Wombats have been likened to badgers, bears, beavers, even pigs; but although there are some similarities of appearance and habits, there is no relationship between the wombat and any of these animals except that they are all mammals. The wombat is a marsupial, whose tiny embryonic young are born after only about 30 days in the uterus of the mother and then spend about eight months in her pouch. The badger, bear, beaver and pig on the other hand are all placental mammals, whose young develop in the uterus of the mother for several months before their birth at a relatively advanced stage of development.

The marsupials are divided into four major groups, or Orders. The wombats belong to the Order Diprotodonta. All the members of this order have only two incisor teeth in the bottom jaw, these teeth pointing forward almost horizontally, and syndactyl toes on the hind foot - a condition in which the second and third digits are partly fused together.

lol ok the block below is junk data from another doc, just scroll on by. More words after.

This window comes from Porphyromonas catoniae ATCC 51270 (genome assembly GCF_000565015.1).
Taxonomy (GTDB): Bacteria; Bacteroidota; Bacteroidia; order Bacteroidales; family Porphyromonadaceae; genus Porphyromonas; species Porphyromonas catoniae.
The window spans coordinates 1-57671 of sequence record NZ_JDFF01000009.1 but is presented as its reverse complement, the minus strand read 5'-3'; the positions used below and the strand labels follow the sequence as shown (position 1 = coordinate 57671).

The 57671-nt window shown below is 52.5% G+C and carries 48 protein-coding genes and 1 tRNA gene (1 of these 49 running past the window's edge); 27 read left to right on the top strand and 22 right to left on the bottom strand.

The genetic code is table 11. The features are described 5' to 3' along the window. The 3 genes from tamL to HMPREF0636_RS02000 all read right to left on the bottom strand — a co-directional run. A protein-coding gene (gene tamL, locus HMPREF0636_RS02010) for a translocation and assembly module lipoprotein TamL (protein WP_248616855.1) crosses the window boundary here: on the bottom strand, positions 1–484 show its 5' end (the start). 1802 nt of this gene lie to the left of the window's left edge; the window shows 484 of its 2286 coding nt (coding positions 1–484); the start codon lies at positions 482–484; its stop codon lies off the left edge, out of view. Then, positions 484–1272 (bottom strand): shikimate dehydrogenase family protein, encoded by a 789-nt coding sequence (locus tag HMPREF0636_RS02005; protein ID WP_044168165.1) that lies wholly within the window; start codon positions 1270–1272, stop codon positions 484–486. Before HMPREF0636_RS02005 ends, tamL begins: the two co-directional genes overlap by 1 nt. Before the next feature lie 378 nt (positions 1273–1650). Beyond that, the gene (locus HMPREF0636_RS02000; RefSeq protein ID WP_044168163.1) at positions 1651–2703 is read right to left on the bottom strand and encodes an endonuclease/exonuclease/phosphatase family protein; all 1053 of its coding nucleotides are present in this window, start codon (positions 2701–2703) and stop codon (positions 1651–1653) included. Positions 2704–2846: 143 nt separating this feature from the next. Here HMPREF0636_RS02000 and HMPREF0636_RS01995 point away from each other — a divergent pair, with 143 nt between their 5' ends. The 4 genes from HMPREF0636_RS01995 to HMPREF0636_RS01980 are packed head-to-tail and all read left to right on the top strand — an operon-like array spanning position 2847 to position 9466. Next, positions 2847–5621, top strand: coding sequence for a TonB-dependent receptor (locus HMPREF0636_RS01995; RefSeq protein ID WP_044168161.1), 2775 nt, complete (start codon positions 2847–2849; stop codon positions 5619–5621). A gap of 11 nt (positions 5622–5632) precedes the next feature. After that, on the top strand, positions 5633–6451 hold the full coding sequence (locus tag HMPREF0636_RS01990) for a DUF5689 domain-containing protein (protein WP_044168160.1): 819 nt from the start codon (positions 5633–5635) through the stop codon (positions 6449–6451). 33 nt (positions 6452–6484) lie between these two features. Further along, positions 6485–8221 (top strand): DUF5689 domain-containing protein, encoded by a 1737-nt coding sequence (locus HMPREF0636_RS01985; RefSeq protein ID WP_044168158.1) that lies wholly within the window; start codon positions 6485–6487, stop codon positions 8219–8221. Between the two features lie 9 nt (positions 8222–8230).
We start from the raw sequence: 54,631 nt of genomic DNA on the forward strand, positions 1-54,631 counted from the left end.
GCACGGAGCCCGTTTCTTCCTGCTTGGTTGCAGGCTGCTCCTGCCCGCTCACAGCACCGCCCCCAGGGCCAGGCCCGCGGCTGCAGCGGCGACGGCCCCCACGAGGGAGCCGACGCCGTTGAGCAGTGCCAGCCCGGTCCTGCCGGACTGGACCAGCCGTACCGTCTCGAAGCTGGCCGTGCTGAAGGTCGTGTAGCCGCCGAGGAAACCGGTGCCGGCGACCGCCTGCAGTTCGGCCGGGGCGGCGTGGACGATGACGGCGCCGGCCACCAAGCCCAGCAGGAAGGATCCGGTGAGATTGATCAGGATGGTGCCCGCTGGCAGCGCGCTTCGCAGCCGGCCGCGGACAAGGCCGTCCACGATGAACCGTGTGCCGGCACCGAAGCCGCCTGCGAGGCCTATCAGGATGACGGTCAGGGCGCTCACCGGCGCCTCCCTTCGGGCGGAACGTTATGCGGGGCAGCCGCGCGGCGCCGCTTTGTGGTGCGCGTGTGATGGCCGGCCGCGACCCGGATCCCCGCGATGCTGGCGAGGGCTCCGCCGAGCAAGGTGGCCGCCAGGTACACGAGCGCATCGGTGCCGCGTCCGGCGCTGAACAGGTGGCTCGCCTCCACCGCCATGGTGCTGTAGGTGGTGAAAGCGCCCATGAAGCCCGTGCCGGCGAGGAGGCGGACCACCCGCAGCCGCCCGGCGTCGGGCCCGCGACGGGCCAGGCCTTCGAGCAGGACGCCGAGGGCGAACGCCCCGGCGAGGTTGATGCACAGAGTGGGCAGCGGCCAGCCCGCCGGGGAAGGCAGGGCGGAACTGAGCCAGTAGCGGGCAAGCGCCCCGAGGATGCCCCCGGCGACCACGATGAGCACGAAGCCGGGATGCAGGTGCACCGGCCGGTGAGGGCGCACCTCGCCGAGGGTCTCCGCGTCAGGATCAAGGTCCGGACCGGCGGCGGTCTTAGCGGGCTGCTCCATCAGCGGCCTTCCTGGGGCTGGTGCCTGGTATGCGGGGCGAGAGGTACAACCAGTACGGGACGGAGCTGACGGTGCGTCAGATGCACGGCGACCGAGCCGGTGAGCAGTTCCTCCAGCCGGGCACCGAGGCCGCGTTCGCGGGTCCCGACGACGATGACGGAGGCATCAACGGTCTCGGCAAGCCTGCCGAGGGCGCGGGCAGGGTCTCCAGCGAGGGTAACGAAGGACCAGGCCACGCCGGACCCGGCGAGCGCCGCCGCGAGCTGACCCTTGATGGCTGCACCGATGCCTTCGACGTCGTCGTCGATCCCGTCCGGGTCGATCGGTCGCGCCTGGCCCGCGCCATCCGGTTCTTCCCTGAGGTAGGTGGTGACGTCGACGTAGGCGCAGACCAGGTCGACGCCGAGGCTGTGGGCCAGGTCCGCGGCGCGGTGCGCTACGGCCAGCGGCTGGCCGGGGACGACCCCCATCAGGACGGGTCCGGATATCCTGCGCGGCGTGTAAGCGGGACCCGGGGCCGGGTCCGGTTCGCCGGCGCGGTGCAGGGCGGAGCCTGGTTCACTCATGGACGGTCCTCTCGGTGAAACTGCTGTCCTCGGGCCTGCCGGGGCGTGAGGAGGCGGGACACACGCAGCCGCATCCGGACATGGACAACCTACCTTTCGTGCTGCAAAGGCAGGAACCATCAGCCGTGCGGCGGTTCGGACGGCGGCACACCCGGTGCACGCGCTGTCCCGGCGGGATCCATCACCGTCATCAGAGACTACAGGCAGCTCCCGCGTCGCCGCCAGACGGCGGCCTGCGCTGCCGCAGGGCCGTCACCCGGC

Koalas and wombats have enough similarities to one another to be placed in the same Superfamily, the Vombatoidea. These similarities include: their tails, which are very short and rudimentary; their pouches, which open towards the rear; their stomachs, which are very small and

Table 1.1 Classification of the wombat family and its relationship to the koala

PHYLUM Chordata










Vertebrata Mammalia Marsupialia Diprotodonta Vombatoidea


Vombatus Lasiorhinus



Bare-nosed wombat latifrons

Southern hairy-nosed wombat krefftii

Northern hairy-nosed wombat

Koala have a specialised gastric gland, and their sperm, which are very similar in shape but unlike those of any other marsupial. Experiments with blood serum of the wombats and the koala have shown that they are possibly closely related, and it is thought that they probably shared a common ancestor about 25 million years ago. The full classification of the wombat and its relationship to the koala is shown in Table 1.1.

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